Schoolies galore, here-and-there bluefish, big scup all over, a solid tog bite, and the first rumblings of stripers over 40 inches. You gotta love mid-May on the Cape.
And it only gets better. Black sea bass opens in less than a week (and some have already been showing up for anglers targeting porgies and tog) and bluefin tuna aren’t too far off, and some giants have already been landed (a couple on spinning gear) off New Jersey.
The table is set, as far as baitfish are concerned. Bruce at Canal Bait and Tackle said mackerel and sea herring are showing up in the East End of the Canal. This biggest Canal bass he’s heard of so far (a 35
-incher) was caught among a schoolof sea herring. Off the other end of the Canal, in Buzzards Bay, Captain Brian Coombs of Get Tight Sportfishing saw swarms of squid, with stripers in pursuit. He and his clients caught fish to 29 inches this week, and he noted that most of the action has been subsurface. He hasn’t seen much topwater activity so far this season.
Bunker are all over the Cape, though there haven’t been many fish big enough to eat them around just yet. That could change quickly, though, as there have been some reports of blues coming in. Brian Coombs caught his first of the season in Buzzards Bay on Thursday, though at 2 pounds, that fish isn’t going to be terrorizing any bunker just yet. Russ Stevens of Simrad Electronics caught a blue in Buzzards Bay on Thursday morning as well. Derek at Red Top reported another Buzzards Bay bluefish, and my friend Dave Ross caught one off the South Side of the Cape that was mixed in with a bunch of schoolie bass. While all the bluefish reports thus far seem to be one-off catches, it was around this time last year that some better schools moved in, providing some fast action. Last year, the bluefishing was good enough that Kevin Blinkoff and I were able to film an episode of OTW TV during the first week of June. I plan on making my first trips for blues over the next few days, and I’ll be bringing a mix of topwaters and metals.
Speaking of topwaters, in some of the South Side bays, schoolies have been all over small walk-the-dog lures and poppers reported Pat at Eastman’s Sport and Tackle. The water will be a little warmer in these salt ponds and harbors, which means the stripers there will be a little more aggressive than the fish in the Sound or in Buzzards Bay right now. There have also been worm “hatches” happening in the bays, providing some fun, but challenging, sight fishing for stripers.
But for anglers fishing soft plastics or swimming plugs that dive subsurface, there are bass to be caught all around the Cape said Amy at Sports Port Bait and Tackle, from the Cape Cod Bay Beaches, to the Outer Cape, to the Islands, where Nick from Grey Lady Tackle on Nantucket shared a photo of a striper caught on one of his Hellfire Pencil Poppers.
Most of the fish have been in the 20- to 22-inch range, but sounds like “slot size” fish, from 28 to 32 inches are around in growing numbers.
Captain Mel True of Fishnet Charters reported, “The striper action has picked up with some decent fish mixed in with the schoolies. The tog bite is very good and more sea bass entering the bay everyday. The scup bite as usual this time of the year is as good as it gets.”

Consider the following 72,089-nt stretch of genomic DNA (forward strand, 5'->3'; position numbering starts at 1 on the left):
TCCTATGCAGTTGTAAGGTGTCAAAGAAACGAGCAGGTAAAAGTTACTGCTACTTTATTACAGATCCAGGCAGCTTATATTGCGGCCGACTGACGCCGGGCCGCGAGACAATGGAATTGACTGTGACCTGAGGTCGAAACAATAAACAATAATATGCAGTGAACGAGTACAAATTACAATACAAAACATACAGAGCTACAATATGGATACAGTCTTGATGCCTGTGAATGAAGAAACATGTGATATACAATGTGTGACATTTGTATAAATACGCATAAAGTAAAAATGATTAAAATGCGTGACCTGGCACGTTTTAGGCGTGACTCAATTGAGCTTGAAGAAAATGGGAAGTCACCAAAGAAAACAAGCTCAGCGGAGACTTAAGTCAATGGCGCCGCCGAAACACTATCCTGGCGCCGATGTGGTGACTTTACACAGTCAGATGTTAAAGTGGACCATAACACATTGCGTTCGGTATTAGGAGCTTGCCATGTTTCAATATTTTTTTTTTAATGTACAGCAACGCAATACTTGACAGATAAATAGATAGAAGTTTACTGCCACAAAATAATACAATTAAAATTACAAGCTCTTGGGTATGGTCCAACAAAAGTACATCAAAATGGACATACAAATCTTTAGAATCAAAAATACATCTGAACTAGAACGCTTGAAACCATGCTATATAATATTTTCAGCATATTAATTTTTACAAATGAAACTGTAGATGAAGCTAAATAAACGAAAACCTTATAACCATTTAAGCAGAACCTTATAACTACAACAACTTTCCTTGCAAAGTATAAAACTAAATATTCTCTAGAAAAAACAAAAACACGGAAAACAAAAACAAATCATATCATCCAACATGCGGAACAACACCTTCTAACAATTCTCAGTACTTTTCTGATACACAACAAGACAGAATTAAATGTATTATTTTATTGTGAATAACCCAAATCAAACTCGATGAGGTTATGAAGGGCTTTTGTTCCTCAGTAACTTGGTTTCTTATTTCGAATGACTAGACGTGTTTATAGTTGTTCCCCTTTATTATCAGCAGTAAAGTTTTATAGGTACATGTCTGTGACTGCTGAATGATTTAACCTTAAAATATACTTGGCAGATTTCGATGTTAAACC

And these scup tend to be the largest of the year, with some hubcap-sized specimens hitting the deck. The arrival of big scup usually coincides with the exodus of the squid from Nantucket Sound, and Amy at Sports Port confirmed that the fleet of boats targeting squid off the South Side seemed to be dwindling. Colliers Ledge is loaded with big scup, though, Amy said.
Tog fishing is great, by all accounts, and you don’t need a boat to get them. Bruce at Canal Bait and Tackle and Derek at Red Top Sporting Goods both reported good togging in the Canal. In Buzzards Bay, boats are catching keepers steadily. Amy at Sports Port hasn’t heard much from Bishops and Clerks, as most of her customers buying green crabs have been headed for Buzzards Bay.
Pat at Eastman’s said things are looking good for the sea bass opener Tuesday. There have been fish caught by tog and scup fishermen, and as the waters continue to warm, more fish will be moving into the Nantucket and Vineyard Sound structures as well as Buzzards Bay.
Fishing Forecast for Cape Cod
The new moon brought a good wave of smaller fish to the Canal, and the full moon should bring our first wave of big fish. But there are some big fish here already, including the 42-incher reported by Red Top Sporting Goods. These first large fish are more likely to be caught after dark, in proximity to big bait, whether it’s herring or bunker. This time of year, big stripers could turn up almost anywhere on the Cape as they swim through on their way North. The South Side is a good spot to find an early cow, especially around the mouths of the bays and salt ponds.
If you’re looking for blues, covering water will be your best bet. The perennial hotspots like South Cape Beach are worth a look, especially with a good southwest wind blowing, but look inside some of the harbors, especially if there are bunker around.
And, freshwater is still going strong. Many of the Cape’s ponds go unfished at the first report of the stripers – and trust me, I get it – but there is still excellent fishing to be had. The largemouth bass are spawning in most ponds by now, but the postspawn period is a great time to toss topwaters. Trout ponds are still at optimal temperatures for fast fishing with rainbows and browns, and with far less company than you had there in April.
For me though, I know the fish in the ponds will still be there in October, but May, and the incredible variety of saltwater fishing it brings is far too short. The next couple weeks offer some of the best mixed-bag fishing of the season. Get out there and enjoy it.